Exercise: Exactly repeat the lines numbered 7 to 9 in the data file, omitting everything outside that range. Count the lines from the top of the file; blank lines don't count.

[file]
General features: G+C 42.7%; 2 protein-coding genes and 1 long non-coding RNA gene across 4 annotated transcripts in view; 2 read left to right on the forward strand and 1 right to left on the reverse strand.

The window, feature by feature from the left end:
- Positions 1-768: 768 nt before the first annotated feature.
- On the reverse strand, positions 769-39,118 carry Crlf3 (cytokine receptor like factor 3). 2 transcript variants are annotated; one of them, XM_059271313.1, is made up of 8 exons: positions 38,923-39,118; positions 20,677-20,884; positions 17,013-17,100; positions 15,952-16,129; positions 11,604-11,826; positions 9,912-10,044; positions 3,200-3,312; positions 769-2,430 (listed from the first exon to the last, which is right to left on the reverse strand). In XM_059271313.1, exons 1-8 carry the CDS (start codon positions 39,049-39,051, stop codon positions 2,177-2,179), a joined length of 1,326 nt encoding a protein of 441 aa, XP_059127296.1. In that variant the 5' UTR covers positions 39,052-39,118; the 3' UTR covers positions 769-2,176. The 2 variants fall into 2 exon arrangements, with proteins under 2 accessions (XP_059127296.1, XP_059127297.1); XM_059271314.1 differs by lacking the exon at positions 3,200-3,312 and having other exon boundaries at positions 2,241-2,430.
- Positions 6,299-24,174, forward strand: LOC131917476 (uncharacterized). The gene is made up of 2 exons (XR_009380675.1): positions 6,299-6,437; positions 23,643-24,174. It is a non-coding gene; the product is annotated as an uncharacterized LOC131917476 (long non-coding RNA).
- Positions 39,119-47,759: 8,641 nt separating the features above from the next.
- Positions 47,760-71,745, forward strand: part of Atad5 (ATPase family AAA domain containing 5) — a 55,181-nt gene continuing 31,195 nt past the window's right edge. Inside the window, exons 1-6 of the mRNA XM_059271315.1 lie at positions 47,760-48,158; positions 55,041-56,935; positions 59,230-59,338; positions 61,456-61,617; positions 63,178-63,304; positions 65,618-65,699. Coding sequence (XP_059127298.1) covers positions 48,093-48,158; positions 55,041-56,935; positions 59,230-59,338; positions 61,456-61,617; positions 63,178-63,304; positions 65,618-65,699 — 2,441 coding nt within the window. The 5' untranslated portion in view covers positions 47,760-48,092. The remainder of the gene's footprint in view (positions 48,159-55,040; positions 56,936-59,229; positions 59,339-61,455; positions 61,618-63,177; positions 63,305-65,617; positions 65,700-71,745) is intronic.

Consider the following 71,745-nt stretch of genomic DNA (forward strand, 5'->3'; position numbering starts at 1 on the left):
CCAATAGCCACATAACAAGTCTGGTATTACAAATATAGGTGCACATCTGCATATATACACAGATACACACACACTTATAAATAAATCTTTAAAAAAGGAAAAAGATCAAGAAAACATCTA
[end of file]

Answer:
- Positions 47,760-71,745, forward strand: part of Atad5 (ATPase family AAA domain containing 5) — a 55,181-nt gene continuing 31,195 nt past the window's right edge. Inside the window, exons 1-6 of the mRNA XM_059271315.1 lie at positions 47,760-48,158; positions 55,041-56,935; positions 59,230-59,338; positions 61,456-61,617; positions 63,178-63,304; positions 65,618-65,699. Coding sequence (XP_059127298.1) covers positions 48,093-48,158; positions 55,041-56,935; positions 59,230-59,338; positions 61,456-61,617; positions 63,178-63,304; positions 65,618-65,699 — 2,441 coding nt within the window. The 5' untranslated portion in view covers positions 47,760-48,092. The remainder of the gene's footprint in view (positions 48,159-55,040; positions 56,936-59,229; positions 59,339-61,455; positions 61,618-63,177; positions 63,305-65,617; positions 65,700-71,745) is intronic.

Consider the following 71,745-nt stretch of genomic DNA (forward strand, 5'->3'; position numbering starts at 1 on the left):
CCAATAGCCACATAACAAGTCTGGTATTACAAATATAGGTGCACATCTGCATATATACACAGATACACACACACTTATAAATAAATCTTTAAAAAAGGAAAAAGATCAAGAAAACATCTA